These all represent slight improvements over the first quarter, but the bottom line is certainly not where we want or expect it to be. Utilization averaged 45% for the quarter, which represents an improvement over 39.6% in Q1 and 34.7% in last years second quarter.

Increases in utilization were driven primarily by the rapid ramp up in West Texas Oil Drilling and to a lesser extent by increased activity in the Arkoma Basil. This was some what offset by atypical weakness in Appalachia, driven by low gas prices, regulatory and permitting uncertainty and a well fire that put one of our rigs out of service.

Regarding that well fire, on June 7, rig 43 was in the early stages of drilling the Marcellus well in Northern West Virginia, prior to setting any casing, when it encountered a pocket of methane gas was ignited and caused a fire at the surface. Since no casing was set, there was no blow up preventer or well control equipment installed and the fire burned to a height of about 40 feet for five days.

Seven workers were injured, including five Union Drilling employees. I am thankful that the workers are progressing well in their recovery from second-degree burns to exposed areas such as their hands, neck and face.

As a result of this fire, the main components of the rig such as derrick, substructure and top drive were destroyed and the State of West Virginia suspended permitting. Given this fire and another substantial Marcellus gas leak in July that did not ignite, it is not surprising the permits are now requiring shallower surface casing strings, so that blow out preventors can be installed earlier in the drilling process.

As a result of that incident, and possibly several other high profile accidents by other operators, the Pennsylvania DEP undertook an investigation of union drillings operating there. We are please to report that this investigation concluded with no violations being found on those rigs. I’ll talk more about our safety programs in a few minutes.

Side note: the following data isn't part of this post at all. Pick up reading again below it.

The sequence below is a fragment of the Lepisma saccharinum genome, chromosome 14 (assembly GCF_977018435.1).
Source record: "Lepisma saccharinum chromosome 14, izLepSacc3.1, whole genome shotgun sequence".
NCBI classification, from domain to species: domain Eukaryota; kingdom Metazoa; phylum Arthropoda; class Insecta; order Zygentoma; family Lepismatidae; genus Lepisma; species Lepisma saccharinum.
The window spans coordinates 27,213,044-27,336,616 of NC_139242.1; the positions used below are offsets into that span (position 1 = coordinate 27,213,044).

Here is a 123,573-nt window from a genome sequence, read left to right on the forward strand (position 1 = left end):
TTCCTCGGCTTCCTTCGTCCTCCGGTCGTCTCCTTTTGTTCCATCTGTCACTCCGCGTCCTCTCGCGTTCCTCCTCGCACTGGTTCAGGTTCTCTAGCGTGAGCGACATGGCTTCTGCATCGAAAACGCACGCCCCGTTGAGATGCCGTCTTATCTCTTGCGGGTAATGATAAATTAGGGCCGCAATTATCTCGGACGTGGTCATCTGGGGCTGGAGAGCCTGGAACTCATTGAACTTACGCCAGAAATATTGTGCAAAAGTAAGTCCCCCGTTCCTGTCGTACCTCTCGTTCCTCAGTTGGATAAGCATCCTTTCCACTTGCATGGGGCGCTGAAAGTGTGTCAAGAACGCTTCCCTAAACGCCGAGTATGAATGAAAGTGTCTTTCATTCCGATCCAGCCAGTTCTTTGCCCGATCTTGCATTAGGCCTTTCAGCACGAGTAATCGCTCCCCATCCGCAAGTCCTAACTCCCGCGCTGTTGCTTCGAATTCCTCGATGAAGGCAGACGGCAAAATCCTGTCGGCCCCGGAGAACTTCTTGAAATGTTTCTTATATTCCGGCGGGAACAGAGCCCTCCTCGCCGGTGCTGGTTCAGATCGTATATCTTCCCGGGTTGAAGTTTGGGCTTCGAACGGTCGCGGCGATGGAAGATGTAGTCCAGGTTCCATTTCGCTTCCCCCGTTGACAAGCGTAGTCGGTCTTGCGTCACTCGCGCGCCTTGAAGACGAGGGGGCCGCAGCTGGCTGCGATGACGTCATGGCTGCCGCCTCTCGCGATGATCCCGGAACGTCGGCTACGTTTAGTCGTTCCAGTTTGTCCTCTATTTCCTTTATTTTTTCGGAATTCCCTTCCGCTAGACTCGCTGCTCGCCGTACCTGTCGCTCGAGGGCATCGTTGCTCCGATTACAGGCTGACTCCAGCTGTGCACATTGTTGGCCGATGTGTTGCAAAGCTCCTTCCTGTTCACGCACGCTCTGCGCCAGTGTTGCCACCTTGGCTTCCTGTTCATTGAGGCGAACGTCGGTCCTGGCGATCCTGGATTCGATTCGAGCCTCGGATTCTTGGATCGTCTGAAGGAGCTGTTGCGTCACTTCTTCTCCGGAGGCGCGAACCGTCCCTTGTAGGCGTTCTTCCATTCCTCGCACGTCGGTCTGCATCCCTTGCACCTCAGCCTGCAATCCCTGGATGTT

Running through Q2 highlights, we had a partial quarter contribution from rig 228, a 1000 horsepower triple, which we acquired for Texas in March. I mentioned this rig on our last conference call. We purchase rig 229 in Texas in June for $4.3 million. This is a 1000 horsepower triple that was built in 2007 and is currently working in West Texas.

We moved two rigs out of Arkoma, one to Texas and one to Appalachia. Utilization in Texas was excellent during the quarter due to the increase in West Texas oil drilling that we discussed on the last call. While margins have improved from a majority of the rigs that we put to working in West Texas, there are still a few that did not turn the corner and generate acceptable margins.

Towards the end of the quarter, we were able to put through some day rate increases in Texas that were unrelated to wage restoration. If we are unable to improve margins on the several rigs that have been running close to breakeven, the contracts serve a short-term nature and other work is available.

Arkoma is a solid market for us. We are seeing increased demand for larger rigs in that market in the 1000 to 1500 horsepower range. Appalachia is the weak link for us right now. While there are permitting and regulatory issues, activity is pretty strong in the Marcellus, that shallow rig utilization remains weak. Based on a term contract recently agreed too, we are in the process of acquiring another 1000 horsepower triple for the Marcellus.

As you may have seen in our press release, earlier this week our Board appointed Tina Castillo, our Controller for the last 14 months, Vice President and Chief Financial Officer. So I have ceased to be acting CFO and have lightened up on direct reports. Let me assure you it is a well-deserved promotion and I am confident we have the right person for the job. I look forward to getting her out on the road to meet our analyst and investors in the coming months.